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Table 3 Major physiological roles of cullins revealed by deletion studies with model organisms

From: The cullin protein family



C. elegans



Cell cycle and embryogenesis [66, 67], with KO phenotypes, including: embryonic lethality E5.5 to E6.5; accumulation of cyclin E; increased apoptosis in the ectoderm; large trophoblast giant cells in blastocytes

Cell cycle [1]; germline apoptosis [68]; sex determination [69]

Cell cycle [70, 71]; apoptosis [72]; eye development [73]


No mouse model

G1-to-S transition [74]; mitosis [74, 75]; germline lineage [76]; meiosis [7779]; polarity [7779]; oogenesis [80]; MPK1 activation [80]; hypoxic response, aging [81, 82]



Cell cycle and embryogenesis [83], with KO phenotypes including embryonic lethality <E7.5; accumulation of cyclin E; impaired S-phase entry; failure to endocycle in trophoblasts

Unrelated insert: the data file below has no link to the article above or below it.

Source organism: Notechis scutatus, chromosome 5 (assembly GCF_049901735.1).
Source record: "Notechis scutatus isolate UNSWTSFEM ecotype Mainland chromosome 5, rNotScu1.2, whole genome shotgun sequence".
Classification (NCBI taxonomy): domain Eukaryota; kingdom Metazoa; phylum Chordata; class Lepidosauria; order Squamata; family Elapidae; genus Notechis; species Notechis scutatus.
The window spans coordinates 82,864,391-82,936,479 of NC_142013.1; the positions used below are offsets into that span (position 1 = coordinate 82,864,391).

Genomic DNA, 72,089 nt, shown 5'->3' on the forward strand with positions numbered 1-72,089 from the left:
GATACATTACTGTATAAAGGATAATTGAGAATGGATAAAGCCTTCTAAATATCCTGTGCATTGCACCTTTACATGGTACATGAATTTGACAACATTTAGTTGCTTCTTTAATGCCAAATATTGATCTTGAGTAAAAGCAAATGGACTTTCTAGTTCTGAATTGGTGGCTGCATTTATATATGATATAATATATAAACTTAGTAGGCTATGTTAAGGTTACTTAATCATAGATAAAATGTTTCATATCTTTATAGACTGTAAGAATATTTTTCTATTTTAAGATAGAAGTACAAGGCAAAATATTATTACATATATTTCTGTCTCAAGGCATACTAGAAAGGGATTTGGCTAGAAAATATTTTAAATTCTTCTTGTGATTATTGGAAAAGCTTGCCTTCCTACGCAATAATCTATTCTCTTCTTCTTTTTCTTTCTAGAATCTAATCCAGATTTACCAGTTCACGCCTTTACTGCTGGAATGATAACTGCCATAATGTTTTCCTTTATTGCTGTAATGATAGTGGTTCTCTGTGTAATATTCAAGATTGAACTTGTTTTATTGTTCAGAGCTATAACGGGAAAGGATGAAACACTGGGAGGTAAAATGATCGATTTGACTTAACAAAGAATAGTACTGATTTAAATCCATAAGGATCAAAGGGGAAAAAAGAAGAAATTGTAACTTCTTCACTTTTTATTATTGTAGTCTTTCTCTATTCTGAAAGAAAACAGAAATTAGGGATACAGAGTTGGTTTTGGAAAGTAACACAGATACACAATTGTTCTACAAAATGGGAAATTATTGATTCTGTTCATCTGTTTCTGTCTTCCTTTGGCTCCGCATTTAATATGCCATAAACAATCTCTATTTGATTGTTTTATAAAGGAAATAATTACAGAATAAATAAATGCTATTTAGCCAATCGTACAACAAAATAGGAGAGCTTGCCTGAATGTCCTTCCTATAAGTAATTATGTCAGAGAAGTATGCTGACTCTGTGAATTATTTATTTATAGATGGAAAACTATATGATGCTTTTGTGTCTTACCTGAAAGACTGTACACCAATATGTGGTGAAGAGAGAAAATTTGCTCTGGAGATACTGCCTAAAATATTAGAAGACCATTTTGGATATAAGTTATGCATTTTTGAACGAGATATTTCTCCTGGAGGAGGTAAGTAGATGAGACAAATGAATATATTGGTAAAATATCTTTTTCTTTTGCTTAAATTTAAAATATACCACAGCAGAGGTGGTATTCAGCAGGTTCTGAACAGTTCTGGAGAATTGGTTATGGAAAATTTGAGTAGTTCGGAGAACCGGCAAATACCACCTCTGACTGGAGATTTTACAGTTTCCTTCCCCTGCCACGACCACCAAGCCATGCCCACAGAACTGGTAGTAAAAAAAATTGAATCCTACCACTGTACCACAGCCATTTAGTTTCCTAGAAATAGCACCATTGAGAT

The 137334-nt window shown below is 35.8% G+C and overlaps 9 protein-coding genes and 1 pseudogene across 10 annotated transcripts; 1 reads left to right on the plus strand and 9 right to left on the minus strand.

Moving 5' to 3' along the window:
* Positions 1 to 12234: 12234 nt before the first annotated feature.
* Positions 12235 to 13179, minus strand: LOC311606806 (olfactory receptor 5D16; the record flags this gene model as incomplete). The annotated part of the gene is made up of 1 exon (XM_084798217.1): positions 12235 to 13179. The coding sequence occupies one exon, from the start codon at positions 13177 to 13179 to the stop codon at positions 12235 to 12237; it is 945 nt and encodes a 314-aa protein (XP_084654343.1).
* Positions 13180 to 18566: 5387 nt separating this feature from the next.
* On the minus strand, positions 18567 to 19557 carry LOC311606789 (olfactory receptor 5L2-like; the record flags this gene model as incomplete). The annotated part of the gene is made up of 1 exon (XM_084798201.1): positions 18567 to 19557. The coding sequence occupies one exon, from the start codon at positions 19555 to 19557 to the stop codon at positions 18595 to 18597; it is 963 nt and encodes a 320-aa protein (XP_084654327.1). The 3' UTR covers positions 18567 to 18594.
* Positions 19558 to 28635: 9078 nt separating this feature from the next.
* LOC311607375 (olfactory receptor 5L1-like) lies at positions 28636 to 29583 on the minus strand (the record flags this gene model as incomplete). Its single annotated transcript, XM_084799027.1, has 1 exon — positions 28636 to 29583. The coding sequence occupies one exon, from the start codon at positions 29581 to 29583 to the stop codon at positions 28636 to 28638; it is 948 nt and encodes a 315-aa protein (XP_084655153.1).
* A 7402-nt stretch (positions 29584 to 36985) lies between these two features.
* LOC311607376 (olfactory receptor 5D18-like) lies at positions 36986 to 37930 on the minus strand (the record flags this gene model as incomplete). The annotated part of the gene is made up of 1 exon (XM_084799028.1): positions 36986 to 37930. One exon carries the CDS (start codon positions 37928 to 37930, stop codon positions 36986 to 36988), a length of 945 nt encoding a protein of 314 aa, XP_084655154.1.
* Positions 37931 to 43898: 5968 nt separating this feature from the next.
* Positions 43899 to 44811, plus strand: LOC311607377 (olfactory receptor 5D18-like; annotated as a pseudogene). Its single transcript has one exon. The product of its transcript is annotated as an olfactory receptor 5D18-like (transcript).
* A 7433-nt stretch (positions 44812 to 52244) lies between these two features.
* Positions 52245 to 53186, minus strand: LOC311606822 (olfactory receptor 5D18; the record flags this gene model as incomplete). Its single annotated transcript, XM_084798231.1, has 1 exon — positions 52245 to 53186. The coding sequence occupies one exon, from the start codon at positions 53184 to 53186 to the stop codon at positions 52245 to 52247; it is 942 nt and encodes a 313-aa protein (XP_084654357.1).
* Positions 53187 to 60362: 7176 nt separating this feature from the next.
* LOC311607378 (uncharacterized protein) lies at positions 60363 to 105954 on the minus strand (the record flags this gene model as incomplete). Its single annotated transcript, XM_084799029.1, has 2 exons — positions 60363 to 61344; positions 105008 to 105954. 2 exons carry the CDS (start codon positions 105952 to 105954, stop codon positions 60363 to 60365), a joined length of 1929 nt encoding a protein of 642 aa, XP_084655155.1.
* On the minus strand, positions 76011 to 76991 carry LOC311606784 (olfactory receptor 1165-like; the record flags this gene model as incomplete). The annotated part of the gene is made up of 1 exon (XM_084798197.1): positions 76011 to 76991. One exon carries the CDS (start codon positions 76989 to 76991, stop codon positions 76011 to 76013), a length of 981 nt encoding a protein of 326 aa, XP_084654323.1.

Meiosis/mitosis transition [84]; mitosis [85]; meiosis [86]

Eye development [72]; sensory organ [87]; neurons [88]; hedgehog signaling [89, 90]; actin cytoskeleton and cell movement [91, 92]


Deletion of Cul4a alone yields no major defects in development as mice lacking Cul4a exons 17 to 19 are viable and normal [93], and mice lacking Cul4a exons 4 to 8 are viable, showing mild decrease in mouse embryonic fibroblast proliferation [33]; a role in DNA repair as skin-specific CUL4A KO show increased resistance to UV-induced skin carcinogenesis [93]

DNA replication [22]

Cell cycle [94]; DNA damage response [95]


No mouse model

Oogenesis [80]; MPK1 activation [80]

Cell fate specification [96]; synapse formation [96]; oogenesis [97]


Embryonic development, as KO showed neonatal death [98]; required for growth in embryo and placenta [98]; formation of vascular structure [98]



Not essential for development, as KO is viable and normal [99]

  1. E, embryonic day; KO, knockout.